Mus musculus or Mus domesticus
Most common small rodent found within structures, particularly in fall and winter.
House mice are the most common rodents encountered in the United States and are worldwide in distribution. Rodentologists (people who study rodents) consider the house mouse a mammalian weed and claim it is the second most successful mammal on earth, only behind humans. House mice are small, secretive mammals that often live unbeknownst with humans until their droppings (feces) are found in out-of-the-way places, such as cabinets, behind appliances and in dark, shadowy corners.
Biology and Behavior:
These are small, usually gray rodents that are between 2.5 and 3.75 inches long with weights between 0.5-1.0 ounce.
They deposit thousands of micro-droplets of urine and 50 to 75 droppings per day.
They have a three week pregnancy period with an average of five offspring per litter.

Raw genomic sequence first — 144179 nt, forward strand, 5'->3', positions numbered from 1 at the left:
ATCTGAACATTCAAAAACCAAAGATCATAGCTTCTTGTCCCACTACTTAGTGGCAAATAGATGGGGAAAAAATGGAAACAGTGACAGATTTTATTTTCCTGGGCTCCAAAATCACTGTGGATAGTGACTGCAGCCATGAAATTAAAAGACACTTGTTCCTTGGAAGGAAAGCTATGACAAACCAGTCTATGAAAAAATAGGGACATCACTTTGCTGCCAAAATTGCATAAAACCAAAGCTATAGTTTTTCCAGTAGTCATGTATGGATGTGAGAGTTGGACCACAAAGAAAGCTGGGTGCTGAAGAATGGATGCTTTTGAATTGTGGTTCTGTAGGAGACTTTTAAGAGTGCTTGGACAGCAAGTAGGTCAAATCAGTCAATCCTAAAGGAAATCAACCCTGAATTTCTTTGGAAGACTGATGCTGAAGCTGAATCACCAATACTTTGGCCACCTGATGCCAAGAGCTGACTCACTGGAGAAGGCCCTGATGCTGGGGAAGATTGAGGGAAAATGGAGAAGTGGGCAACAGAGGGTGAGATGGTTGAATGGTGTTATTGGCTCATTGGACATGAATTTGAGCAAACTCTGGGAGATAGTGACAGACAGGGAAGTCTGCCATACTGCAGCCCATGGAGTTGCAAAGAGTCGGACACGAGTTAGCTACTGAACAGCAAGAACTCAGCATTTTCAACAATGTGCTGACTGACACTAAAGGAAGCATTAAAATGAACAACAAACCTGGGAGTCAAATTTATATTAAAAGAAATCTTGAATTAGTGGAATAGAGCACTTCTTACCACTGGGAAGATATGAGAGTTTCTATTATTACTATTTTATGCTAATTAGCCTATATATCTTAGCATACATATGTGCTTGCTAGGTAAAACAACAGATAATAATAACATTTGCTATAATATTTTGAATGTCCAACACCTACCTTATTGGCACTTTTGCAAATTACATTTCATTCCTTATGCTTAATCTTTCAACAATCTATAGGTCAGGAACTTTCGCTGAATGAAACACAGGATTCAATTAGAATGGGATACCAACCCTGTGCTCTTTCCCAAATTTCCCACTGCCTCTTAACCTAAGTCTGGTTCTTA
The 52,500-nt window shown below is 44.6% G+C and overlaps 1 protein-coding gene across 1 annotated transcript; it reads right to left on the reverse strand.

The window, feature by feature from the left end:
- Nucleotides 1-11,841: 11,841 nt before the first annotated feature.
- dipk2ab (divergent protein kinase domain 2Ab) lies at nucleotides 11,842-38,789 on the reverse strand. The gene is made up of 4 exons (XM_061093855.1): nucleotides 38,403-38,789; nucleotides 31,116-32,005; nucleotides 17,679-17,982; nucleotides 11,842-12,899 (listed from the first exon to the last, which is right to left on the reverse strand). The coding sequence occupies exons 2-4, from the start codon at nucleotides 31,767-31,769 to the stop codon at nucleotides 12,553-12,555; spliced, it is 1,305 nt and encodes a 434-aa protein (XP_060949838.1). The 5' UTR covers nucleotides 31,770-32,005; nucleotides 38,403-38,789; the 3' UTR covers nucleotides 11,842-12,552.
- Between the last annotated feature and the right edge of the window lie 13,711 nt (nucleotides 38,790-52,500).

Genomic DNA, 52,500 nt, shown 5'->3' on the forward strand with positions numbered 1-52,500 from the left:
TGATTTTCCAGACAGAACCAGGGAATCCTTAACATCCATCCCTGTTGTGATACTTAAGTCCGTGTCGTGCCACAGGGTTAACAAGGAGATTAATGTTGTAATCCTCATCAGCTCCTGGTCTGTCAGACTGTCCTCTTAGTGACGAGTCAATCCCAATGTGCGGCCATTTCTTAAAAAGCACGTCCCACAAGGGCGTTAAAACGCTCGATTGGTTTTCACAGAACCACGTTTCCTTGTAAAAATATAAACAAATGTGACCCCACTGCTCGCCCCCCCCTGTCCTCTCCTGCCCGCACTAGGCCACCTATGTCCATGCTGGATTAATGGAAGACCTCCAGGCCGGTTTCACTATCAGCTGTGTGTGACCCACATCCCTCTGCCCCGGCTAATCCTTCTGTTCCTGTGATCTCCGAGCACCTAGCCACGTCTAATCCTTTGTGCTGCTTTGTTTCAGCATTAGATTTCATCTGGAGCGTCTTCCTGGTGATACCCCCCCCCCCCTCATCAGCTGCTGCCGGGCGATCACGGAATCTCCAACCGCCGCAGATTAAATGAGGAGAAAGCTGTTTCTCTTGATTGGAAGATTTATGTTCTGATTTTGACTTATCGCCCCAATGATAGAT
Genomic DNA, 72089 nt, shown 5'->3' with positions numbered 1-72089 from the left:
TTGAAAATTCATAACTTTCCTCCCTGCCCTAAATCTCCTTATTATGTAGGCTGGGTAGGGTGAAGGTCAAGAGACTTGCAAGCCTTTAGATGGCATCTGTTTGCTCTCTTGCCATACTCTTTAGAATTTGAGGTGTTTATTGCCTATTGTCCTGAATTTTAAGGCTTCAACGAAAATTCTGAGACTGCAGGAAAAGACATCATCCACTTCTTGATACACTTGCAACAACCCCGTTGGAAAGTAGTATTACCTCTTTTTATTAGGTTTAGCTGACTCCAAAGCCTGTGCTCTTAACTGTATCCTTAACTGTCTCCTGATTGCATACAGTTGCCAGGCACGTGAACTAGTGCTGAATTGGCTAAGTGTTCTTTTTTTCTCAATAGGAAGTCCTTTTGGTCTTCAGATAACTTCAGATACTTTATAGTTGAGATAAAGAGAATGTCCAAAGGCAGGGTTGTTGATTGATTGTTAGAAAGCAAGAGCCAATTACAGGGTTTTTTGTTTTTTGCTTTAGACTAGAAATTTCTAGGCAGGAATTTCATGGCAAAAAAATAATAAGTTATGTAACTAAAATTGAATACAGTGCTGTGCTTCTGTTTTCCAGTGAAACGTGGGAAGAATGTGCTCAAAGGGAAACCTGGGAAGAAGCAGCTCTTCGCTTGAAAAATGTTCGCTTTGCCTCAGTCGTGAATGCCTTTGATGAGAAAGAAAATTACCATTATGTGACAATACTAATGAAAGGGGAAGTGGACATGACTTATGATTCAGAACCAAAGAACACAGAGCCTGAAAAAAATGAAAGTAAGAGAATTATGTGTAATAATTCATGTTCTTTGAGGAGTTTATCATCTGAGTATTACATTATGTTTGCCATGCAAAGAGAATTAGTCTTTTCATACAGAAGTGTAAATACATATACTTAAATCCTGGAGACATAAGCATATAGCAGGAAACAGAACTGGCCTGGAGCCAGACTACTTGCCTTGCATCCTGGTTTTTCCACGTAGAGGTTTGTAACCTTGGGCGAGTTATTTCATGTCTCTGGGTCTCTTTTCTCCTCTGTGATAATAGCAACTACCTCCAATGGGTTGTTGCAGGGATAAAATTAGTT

Female mice can produce 6 to 10 litters in a lifetime.
They prefer grains, seeds and insects as food sources but will consume almost any food.
They consume 1/10 of an ounce of food per day.
House mice tend to nibble on objects, including electrical wires, which can result in fires.
They can squeeze through cracks and gaps that are 3/8 of an inch in diameter.
Most mice live less than one year.
Place dog food, birdseed and human food inside rodent-proof containers.
Keep shrubs, vines and tree limbs trimmed away from the structure.
All gaps should be less than 1/4 of an inch to prevent entry.
Door thresholds and frames should be fitted with gaskets or brush shields.
Utility openings should be sealed with sealant or pipe collars (escutcheon plates).
Do not use expanding foam to seal openings, as mice can chew through it.
Do not stack lumber, firewood, bricks, pipes or other debris next to the foundation.
Vents (attic, crawl and dryer) should be covered with mesh screens (< 1/4-inch).
Storage areas should be organized and clutter-free, with access to perimeter walls.
Garbage should be removed daily and stored outside in closed containers.
Food spills and soiled dishes should be cleaned promptly.
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Signs Of A Mouse In The House